"I recently read a promoter of exclusive use of the King James Version who argued that if anyone has trouble understanding KJV English, they can just go to Matthew Henry’s commentary for all the explanations they need. I was skeptical. I still am." - Mark Ward
This year, Mark Ward published his book Authorized: The Use and Misuse of the King James Bible (Bellingham, WA: Lexham, 2018). In this book, he makes the argument that Christians deserve a Bible translation in their own common, everyday language - they deserve a vernacular translation:
The KJV beautifully rendered the Scriptures into the language of turn-of-the-seventeenth-century England. Even today the King James is the most widely read Bible in the United States. The rich cadence of its Elizabethan English is recognized even by non-Christians. But English has changed a great deal over the last 400 years—and in subtle ways that very few modern readers will recognize. In Authorized, Mark Ward shows what exclusive readers of the KJV are missing as they read God’s word.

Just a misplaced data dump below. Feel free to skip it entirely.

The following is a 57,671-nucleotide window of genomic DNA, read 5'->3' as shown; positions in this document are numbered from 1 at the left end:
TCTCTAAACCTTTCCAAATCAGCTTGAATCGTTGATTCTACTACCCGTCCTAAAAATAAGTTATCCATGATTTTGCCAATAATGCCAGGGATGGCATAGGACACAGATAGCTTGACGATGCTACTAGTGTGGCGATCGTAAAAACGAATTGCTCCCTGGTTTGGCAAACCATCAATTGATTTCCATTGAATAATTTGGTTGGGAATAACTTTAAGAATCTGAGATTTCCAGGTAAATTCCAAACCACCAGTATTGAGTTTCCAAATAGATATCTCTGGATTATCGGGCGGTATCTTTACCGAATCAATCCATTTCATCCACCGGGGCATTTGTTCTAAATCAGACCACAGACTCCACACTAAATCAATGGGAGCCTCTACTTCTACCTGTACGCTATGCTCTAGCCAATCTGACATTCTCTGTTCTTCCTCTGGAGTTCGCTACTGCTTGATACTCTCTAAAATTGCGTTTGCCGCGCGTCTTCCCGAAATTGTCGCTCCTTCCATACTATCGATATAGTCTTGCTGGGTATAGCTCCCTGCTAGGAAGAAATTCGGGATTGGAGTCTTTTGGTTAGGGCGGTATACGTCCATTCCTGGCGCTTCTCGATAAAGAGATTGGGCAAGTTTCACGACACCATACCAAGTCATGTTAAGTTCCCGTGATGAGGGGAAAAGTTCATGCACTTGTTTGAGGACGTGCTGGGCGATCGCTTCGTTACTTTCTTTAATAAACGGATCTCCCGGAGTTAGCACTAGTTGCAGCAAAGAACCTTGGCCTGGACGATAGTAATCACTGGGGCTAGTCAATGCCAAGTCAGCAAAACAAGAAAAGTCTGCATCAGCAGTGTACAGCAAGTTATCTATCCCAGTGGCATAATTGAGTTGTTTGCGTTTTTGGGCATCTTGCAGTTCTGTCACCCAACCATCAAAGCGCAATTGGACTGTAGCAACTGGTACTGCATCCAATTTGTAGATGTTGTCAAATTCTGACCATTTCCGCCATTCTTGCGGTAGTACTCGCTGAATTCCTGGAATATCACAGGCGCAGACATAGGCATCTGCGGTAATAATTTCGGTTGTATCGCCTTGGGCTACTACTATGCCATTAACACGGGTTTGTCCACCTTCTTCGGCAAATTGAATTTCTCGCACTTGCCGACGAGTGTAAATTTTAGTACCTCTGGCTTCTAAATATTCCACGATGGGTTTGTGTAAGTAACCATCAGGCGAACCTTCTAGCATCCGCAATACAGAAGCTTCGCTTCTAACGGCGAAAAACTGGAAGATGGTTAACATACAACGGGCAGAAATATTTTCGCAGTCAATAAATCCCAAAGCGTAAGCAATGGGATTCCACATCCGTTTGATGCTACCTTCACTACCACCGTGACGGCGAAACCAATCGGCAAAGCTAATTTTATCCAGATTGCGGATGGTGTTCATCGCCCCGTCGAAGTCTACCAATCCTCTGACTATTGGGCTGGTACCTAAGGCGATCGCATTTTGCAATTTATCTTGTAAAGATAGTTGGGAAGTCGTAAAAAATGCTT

In this interview with SharperIron, Ward explains what his book is about, and why this issue of a vernacular translation is a critical, but often overlooked part of the “bible version” debate that has raged for so long in some Christian circles.
Ryrie's "Wycliffe Bible sold for $1.4 million, which was way over the anticipated price. The KJV sold way under its expectations—only $320,000. The Greek New Testament manuscripts were auctioned for $140,000 to $250,000." DB Wallace